Cian-Yu Bai

WOW Artist in Residence Cian-Yu Bai is one of the artists participating in our Seven Walls exhibition.


Cian-Yu has been at WOW almost since its birth. Upon her arrival in the Netherlands, Cian-Yu began to focus on memory. “I started to reflect on memory and how we look at the world, because everyone has a personal reality and we all have a different perspective on the world. I don’t believe that people can see things in the same way: maybe we can describe a general idea, but the feeling is totally different, because our memory comes into play in the construction of our view on the world”. It is indeed for this reason that when she paints, Cian-Yu doesn’t use any references. Her intention is to show her memory of a moment, and this sometimes leads her to depict a sort of ‘wrong’ memory. “I feel this is a way to show people how these things make us different in our connection”.
More recently, her focus shifted to moving. “After I came to the Netherlands, I noticed a lot of different stories behind the reasons why people move here. There are many people from different countries, so I started working on the theme of moving, how people do that and the stories behind it. I find it very interesting, and this is my focus at the moment. The world is never a solid situation, it is always changing. I like to depict this from my perspective and bring my ideas and feelings to this situation. Life is always full of surprises and unexpected things”.


In her recent exhibition Ephemeral World Swarm of Humans at the AdK Actuele Kunst Gallery, she showed Body Purified, a series of 18 paintings presented as gravestones. “I wanted to connect the beginning and end of life with the image of water as a cycle. Water for me is also a symbol of culture and environment, because they impress us and form part of our body, just as water does. They cover you and you cannot remove them”.


“I like to work a lot and then select in the end. At the beginning I have some plans, but they often change in the process. I don’t like to set my expectations and ideas at the outset and then just do it; I like to include many things during the development and not just paint an image that is already clear in my mind. I want to keep it alive.”
“For me, to a large extent the work is about illusion, and especially the illusion of reality. I used acrylic paint but tried to make it seem like oil paint. So when people look at it and look at the density of the paint, they think it is oil, while it actually isn’t. This also reflects my idea that when you see something in the world it may actually not be the truth.”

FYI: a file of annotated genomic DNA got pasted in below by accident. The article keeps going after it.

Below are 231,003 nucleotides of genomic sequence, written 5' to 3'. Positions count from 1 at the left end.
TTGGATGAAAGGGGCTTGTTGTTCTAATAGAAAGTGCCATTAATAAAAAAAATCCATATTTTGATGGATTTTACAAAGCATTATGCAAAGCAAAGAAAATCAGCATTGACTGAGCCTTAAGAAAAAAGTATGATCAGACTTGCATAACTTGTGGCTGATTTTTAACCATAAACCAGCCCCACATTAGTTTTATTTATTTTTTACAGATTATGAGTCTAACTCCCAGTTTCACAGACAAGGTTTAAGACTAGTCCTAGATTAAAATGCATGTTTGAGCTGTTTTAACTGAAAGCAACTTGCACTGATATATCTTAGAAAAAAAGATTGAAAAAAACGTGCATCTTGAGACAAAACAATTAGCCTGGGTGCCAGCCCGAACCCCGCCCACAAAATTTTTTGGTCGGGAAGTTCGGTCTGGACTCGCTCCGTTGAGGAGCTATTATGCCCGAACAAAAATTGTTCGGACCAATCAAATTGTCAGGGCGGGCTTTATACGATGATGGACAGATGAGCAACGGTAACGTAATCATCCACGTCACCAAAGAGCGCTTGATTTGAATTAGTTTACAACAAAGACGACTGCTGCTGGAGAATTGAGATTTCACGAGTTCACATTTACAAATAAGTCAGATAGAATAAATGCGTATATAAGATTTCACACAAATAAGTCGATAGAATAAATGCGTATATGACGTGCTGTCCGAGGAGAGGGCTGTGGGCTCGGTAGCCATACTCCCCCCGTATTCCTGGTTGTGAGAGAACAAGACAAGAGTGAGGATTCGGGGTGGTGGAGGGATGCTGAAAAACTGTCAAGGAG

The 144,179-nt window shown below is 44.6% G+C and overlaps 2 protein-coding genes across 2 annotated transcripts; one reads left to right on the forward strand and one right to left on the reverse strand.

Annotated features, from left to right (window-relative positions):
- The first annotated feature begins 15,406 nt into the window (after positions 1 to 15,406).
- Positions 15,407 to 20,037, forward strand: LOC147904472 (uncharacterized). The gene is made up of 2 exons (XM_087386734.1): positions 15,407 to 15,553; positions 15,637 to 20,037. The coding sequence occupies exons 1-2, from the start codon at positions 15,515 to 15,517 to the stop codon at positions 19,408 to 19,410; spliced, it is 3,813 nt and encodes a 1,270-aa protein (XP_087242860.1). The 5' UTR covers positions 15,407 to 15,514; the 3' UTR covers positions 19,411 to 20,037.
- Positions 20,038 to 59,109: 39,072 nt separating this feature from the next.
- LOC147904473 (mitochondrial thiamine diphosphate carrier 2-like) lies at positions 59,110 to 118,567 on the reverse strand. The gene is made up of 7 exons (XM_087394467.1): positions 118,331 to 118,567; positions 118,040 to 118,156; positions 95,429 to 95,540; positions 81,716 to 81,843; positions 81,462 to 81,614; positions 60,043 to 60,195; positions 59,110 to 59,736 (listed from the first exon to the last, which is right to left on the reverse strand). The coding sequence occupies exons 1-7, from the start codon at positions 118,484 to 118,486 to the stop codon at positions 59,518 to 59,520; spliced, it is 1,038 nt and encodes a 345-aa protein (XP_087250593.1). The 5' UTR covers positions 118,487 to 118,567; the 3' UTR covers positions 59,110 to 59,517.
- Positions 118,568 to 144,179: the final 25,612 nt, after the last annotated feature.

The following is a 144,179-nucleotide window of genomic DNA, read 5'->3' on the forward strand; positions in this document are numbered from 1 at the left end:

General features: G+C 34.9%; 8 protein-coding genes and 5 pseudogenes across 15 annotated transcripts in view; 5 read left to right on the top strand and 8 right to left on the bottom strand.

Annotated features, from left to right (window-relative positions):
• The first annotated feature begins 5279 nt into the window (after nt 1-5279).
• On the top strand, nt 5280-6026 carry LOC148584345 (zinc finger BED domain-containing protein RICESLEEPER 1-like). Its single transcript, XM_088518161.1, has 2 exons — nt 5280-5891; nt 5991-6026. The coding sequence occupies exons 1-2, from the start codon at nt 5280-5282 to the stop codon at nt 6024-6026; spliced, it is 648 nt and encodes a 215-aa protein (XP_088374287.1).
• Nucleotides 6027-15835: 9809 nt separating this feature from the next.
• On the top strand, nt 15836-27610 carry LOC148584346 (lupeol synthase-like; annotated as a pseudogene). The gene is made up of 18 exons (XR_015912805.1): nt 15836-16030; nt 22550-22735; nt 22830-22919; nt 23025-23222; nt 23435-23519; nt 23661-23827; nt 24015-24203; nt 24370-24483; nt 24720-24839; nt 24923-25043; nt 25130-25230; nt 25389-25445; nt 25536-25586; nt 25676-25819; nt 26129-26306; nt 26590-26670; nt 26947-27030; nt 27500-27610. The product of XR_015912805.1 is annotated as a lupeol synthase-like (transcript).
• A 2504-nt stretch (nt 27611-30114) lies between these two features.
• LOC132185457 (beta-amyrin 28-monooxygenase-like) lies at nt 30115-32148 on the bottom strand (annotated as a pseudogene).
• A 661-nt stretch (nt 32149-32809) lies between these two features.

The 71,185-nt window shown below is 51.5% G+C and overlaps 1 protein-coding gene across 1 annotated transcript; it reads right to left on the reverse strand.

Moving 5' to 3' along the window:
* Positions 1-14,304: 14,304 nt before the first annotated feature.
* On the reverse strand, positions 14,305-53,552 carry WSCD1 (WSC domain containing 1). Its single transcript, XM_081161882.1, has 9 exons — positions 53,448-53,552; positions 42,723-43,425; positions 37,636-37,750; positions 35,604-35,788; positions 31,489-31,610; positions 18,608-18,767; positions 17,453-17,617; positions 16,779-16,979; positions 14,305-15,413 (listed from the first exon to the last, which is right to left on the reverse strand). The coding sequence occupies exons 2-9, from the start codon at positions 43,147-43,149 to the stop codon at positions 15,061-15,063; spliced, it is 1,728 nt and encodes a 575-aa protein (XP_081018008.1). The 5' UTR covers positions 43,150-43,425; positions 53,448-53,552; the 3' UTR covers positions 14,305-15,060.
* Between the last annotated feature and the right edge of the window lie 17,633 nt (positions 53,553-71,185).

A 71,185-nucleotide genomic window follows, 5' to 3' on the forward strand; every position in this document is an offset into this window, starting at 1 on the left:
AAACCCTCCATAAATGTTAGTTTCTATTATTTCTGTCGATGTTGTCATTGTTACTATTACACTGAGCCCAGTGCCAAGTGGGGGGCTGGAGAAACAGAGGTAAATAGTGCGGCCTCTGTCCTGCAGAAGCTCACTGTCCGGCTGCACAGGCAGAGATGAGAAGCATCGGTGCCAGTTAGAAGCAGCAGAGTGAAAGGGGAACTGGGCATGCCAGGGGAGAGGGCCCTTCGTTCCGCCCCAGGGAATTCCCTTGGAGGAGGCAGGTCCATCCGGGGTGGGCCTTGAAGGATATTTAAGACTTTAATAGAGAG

“I think my cultural background will never be removed from my body. As a painter I use my body directly, so I can’t avoid it. Yet I prefer not to show my background and leave people unsure of where I come from. Already in Taiwan I was reflecting a lot about why we should put a cultural sign on artworks, and I thought that people probably do it unconsciously to fit an expectation, but it is not my point to do that”.


“I look up to many different artists, and the list is always changing. Something that is always in my mind however is the book Nadja by André Breton. It is about the relationship between the writer and this girl called Nadja, who suffers from psychoses. I feel I’m searching from this kind of intimacy in my work, a very basic feeling in our body”.
“For me, aesthetics are not fundamental, what is behind it is more important and it is not something I can really describe. I keep asking myself why I’m making art, and the answer shifts and evolves through time. I like painting for its immediacy, it is a way to connect directly with my body and to show what I feel and think immediately, and when that feeling is gone or I think my painting perfectly reflects my feeling, then I know it is done”.


“I like when people have different perspectives on and opinions about my paintings, and I’m very curious about what they think and feel.”


“I think it is interesting to live with other artists. When I was in fine art it meant that I lived only with other visual artists, not with musicians or talented people in other fields. So it is kind of interesting, especially for foreigners, to have a way to get to know other people”.

See more of Cian-yu’s work on her website

by WOW

Cian-Yu-Bai,Monkey, 2015, Acrylic on Paper, 32X25cm
Cian-Yu, Bai, One Day in the Picnic,2015, Acrylic on linen, 40X50cm
Cian-Yu, Bai, Love and Hate, 2014, Acrylic on linen, 200X180cm